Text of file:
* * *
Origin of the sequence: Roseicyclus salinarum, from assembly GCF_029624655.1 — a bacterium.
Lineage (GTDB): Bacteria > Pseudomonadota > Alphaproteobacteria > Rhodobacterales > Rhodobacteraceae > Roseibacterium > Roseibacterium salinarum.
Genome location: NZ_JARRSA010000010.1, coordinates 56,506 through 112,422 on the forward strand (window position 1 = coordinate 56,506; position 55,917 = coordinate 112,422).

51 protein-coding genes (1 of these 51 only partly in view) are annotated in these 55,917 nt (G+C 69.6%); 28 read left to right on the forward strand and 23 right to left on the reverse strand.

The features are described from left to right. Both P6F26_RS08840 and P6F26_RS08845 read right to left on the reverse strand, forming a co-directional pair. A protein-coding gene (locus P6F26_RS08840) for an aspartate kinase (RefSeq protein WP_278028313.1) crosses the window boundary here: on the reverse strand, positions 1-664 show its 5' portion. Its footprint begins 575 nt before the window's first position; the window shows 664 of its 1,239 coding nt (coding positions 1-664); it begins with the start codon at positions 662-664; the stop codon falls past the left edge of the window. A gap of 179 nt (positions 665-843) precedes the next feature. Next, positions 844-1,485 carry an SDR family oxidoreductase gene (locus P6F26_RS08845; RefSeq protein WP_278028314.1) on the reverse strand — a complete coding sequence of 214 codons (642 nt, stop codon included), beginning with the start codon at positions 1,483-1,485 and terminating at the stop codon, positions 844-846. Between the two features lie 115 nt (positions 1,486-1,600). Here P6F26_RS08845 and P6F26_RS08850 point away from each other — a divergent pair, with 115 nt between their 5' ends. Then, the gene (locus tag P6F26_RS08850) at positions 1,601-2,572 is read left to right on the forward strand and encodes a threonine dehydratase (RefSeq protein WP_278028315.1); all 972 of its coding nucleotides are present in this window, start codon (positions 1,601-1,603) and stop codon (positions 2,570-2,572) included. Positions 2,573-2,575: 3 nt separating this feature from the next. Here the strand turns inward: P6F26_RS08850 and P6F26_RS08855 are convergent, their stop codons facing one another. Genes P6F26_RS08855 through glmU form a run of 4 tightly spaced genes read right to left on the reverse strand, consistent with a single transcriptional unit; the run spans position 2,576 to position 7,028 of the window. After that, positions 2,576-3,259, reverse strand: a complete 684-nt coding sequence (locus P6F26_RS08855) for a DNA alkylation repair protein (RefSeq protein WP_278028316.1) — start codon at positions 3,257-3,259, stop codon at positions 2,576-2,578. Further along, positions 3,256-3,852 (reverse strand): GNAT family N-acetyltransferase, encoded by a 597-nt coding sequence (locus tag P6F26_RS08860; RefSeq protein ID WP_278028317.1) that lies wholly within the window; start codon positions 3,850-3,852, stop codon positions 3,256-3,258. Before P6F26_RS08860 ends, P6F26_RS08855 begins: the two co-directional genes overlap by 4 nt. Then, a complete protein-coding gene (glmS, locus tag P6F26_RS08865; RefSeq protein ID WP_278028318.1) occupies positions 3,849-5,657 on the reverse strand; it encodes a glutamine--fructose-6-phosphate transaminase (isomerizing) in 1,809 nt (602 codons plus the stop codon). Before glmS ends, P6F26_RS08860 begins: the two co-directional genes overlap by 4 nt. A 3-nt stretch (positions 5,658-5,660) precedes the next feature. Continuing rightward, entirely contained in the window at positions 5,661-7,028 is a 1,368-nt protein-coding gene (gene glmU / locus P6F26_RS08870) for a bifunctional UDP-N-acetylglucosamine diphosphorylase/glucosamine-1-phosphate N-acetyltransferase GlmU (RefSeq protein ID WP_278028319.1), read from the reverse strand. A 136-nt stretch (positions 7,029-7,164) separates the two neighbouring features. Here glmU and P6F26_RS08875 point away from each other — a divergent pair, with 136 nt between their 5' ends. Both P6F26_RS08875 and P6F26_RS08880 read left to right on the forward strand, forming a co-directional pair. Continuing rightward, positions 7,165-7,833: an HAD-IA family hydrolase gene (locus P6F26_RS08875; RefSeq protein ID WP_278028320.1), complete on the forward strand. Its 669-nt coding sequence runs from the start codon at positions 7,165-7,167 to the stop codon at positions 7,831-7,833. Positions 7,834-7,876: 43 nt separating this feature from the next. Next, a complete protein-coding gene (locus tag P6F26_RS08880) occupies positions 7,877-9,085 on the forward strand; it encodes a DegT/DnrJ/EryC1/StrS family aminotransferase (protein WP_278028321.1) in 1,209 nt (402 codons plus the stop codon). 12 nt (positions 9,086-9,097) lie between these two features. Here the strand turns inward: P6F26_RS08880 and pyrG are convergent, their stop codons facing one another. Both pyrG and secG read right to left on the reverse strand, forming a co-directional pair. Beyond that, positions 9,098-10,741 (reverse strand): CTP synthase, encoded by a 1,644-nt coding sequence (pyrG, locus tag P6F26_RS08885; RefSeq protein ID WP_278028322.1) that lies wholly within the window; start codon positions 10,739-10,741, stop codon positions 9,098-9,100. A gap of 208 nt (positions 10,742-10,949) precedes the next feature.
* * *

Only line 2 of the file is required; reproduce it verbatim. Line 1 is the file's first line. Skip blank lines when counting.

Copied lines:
Lineage (GTDB): Bacteria > Pseudomonadota > Alphaproteobacteria > Rhodobacterales > Rhodobacteraceae > Roseibacterium > Roseibacterium salinarum.